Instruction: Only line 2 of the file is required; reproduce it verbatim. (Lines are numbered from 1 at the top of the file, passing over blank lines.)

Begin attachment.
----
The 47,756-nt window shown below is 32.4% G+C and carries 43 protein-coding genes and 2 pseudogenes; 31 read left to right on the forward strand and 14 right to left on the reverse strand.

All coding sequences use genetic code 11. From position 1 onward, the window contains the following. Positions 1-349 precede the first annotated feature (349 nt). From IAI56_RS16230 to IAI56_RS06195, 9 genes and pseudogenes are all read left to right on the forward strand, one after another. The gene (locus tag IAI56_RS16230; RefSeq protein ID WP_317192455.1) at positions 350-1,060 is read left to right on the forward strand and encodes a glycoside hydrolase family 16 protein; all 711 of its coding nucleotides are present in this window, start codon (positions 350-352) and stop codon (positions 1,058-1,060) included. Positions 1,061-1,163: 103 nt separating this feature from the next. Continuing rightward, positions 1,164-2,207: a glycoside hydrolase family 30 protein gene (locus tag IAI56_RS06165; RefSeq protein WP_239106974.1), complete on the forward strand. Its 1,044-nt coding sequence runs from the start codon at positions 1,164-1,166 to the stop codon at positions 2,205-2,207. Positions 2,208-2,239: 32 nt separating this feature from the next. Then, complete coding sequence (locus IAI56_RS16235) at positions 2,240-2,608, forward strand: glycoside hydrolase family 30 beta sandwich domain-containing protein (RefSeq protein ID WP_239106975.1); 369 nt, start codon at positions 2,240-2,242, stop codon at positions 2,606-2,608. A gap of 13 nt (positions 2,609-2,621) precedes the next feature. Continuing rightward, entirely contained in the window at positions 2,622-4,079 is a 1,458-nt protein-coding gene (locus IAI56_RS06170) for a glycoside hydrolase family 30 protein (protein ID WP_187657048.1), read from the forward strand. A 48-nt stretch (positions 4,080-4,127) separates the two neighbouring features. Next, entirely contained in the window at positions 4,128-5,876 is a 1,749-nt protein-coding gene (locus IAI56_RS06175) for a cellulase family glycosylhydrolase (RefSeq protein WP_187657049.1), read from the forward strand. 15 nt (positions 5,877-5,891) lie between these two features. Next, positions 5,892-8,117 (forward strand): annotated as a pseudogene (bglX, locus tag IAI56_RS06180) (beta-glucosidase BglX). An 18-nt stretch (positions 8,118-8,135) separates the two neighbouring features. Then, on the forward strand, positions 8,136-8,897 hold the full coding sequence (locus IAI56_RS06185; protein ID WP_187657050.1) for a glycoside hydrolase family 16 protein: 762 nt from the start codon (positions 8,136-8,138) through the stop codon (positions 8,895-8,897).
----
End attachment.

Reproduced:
All coding sequences use genetic code 11. From position 1 onward, the window contains the following. Positions 1-349 precede the first annotated feature (349 nt). From IAI56_RS16230 to IAI56_RS06195, 9 genes and pseudogenes are all read left to right on the forward strand, one after another. The gene (locus tag IAI56_RS16230; RefSeq protein ID WP_317192455.1) at positions 350-1,060 is read left to right on the forward strand and encodes a glycoside hydrolase family 16 protein; all 711 of its coding nucleotides are present in this window, start codon (positions 350-352) and stop codon (positions 1,058-1,060) included. Positions 1,061-1,163: 103 nt separating this feature from the next. Continuing rightward, positions 1,164-2,207: a glycoside hydrolase family 30 protein gene (locus tag IAI56_RS06165; RefSeq protein WP_239106974.1), complete on the forward strand. Its 1,044-nt coding sequence runs from the start codon at positions 1,164-1,166 to the stop codon at positions 2,205-2,207. Positions 2,208-2,239: 32 nt separating this feature from the next. Then, complete coding sequence (locus IAI56_RS16235) at positions 2,240-2,608, forward strand: glycoside hydrolase family 30 beta sandwich domain-containing protein (RefSeq protein ID WP_239106975.1); 369 nt, start codon at positions 2,240-2,242, stop codon at positions 2,606-2,608. A gap of 13 nt (positions 2,609-2,621) precedes the next feature. Continuing rightward, entirely contained in the window at positions 2,622-4,079 is a 1,458-nt protein-coding gene (locus IAI56_RS06170) for a glycoside hydrolase family 30 protein (protein ID WP_187657048.1), read from the forward strand. A 48-nt stretch (positions 4,080-4,127) separates the two neighbouring features. Next, entirely contained in the window at positions 4,128-5,876 is a 1,749-nt protein-coding gene (locus IAI56_RS06175) for a cellulase family glycosylhydrolase (RefSeq protein WP_187657049.1), read from the forward strand. 15 nt (positions 5,877-5,891) lie between these two features. Next, positions 5,892-8,117 (forward strand): annotated as a pseudogene (bglX, locus tag IAI56_RS06180) (beta-glucosidase BglX). An 18-nt stretch (positions 8,118-8,135) separates the two neighbouring features. Then, on the forward strand, positions 8,136-8,897 hold the full coding sequence (locus IAI56_RS06185; protein ID WP_187657050.1) for a glycoside hydrolase family 16 protein: 762 nt from the start codon (positions 8,136-8,138) through the stop codon (positions 8,895-8,897).